The Ijen Man (360 Video)
Indonesian province of East Java is home to Kawah Ijen volcano, also known as the Blue Fire Volcano. Hovering some 2.5 kilometers over the sea level, its crater contains a surprise in its depths, a sulfur lake about 200 meters deep. The volcano is dormant, emitting moderate amounts of gas continuously which, once they condense on the rock, turn into sulfur deposits. Sulphur mining is the main source of income for the local population. The miners use very scant protection in this highly dangerous process when they get into the crater to break off blocks of sulfur, surrounded by continuous gas and liquid sulfur outbreaks. They carry individual loads weighing from 45 to 90 kg on their backs to the refinery located a few kilometers away. On the average, a miner makes two to three such trips per day. They average pay for a day’s work amounts to 50 thousand Indonesian Rupiah, which equals about $5. Most of sulfur mined here is used by local factories to bleach sugar and for rubber vulcanization.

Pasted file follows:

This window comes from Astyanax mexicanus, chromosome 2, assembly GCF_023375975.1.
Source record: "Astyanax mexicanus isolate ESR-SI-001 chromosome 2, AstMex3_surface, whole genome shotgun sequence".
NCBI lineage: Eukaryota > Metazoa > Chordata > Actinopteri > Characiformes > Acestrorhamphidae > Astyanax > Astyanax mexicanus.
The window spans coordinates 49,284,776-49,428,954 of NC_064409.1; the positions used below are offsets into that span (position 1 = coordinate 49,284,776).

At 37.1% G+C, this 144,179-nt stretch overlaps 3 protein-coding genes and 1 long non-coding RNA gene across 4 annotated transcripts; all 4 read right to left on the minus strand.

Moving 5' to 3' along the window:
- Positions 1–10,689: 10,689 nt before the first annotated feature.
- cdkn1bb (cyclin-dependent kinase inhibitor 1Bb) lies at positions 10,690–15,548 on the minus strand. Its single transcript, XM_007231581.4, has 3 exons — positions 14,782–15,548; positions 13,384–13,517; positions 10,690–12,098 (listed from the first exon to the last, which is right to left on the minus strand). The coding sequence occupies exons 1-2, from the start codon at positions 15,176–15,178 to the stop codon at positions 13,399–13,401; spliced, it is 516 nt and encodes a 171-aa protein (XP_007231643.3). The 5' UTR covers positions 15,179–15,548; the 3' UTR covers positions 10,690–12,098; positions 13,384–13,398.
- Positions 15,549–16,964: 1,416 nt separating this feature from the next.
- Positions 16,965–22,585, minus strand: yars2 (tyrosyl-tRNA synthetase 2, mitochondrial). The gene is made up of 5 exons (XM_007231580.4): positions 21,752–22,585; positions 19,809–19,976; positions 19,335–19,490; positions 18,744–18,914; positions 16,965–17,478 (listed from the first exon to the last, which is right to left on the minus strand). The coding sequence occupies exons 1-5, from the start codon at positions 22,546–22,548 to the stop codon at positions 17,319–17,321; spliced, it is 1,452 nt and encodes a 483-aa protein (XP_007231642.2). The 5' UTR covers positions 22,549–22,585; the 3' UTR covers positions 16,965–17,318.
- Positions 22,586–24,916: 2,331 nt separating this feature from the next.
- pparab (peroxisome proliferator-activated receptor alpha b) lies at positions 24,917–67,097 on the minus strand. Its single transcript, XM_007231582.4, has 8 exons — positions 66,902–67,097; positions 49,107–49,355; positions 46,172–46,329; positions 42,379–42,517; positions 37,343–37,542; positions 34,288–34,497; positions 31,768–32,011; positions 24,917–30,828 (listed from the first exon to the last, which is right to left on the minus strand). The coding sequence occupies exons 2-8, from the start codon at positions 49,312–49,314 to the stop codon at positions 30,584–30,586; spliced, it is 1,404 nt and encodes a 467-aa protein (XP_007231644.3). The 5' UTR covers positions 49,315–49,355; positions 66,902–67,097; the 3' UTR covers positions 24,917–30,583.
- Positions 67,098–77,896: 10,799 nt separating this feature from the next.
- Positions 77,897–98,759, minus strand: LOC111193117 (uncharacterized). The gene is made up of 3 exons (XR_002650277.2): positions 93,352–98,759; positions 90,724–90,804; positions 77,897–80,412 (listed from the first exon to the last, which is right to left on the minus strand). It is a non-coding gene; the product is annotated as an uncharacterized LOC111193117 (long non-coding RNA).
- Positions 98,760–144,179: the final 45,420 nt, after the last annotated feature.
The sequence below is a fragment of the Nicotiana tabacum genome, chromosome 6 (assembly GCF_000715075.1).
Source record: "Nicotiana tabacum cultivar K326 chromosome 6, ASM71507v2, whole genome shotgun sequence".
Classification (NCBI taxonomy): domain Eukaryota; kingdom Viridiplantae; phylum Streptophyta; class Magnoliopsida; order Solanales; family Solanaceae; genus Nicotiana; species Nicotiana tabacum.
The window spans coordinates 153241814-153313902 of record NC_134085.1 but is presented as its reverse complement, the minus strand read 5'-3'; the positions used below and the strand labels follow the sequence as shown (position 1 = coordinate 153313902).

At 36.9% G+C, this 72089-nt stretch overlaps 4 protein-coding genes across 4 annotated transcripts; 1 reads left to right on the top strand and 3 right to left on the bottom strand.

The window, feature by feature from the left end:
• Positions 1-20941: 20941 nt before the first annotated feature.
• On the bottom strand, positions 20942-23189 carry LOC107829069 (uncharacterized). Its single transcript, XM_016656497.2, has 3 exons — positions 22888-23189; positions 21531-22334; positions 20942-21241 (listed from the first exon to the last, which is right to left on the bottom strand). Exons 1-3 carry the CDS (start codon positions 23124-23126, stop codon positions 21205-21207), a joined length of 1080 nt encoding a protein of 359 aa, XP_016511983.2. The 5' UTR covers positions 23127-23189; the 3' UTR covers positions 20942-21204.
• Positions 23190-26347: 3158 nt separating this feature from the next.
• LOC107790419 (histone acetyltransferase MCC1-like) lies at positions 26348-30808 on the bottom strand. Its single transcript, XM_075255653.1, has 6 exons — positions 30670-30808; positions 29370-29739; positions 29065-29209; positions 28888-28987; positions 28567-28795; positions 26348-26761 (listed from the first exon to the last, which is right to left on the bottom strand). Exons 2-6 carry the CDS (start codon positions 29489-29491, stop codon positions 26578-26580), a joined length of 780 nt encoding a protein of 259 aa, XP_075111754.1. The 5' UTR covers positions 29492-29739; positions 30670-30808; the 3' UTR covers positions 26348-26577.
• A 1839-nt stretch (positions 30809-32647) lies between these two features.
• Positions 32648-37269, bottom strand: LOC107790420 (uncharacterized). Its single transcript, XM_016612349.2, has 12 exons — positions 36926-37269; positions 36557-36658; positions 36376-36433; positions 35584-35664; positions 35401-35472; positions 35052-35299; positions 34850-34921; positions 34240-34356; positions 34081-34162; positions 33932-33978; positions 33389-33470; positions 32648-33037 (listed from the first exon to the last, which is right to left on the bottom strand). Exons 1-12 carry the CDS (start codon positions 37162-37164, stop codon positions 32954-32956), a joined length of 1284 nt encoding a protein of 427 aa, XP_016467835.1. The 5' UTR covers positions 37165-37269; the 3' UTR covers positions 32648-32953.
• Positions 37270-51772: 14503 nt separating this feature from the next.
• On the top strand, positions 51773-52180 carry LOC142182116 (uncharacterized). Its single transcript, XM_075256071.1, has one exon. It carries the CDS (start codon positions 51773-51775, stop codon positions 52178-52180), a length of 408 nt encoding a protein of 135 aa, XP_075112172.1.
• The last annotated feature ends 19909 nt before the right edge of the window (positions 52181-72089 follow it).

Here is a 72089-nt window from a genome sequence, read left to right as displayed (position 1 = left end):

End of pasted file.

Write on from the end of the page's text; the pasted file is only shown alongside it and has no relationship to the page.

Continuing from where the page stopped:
Film produced by RRI (Radio Republik Indonesia).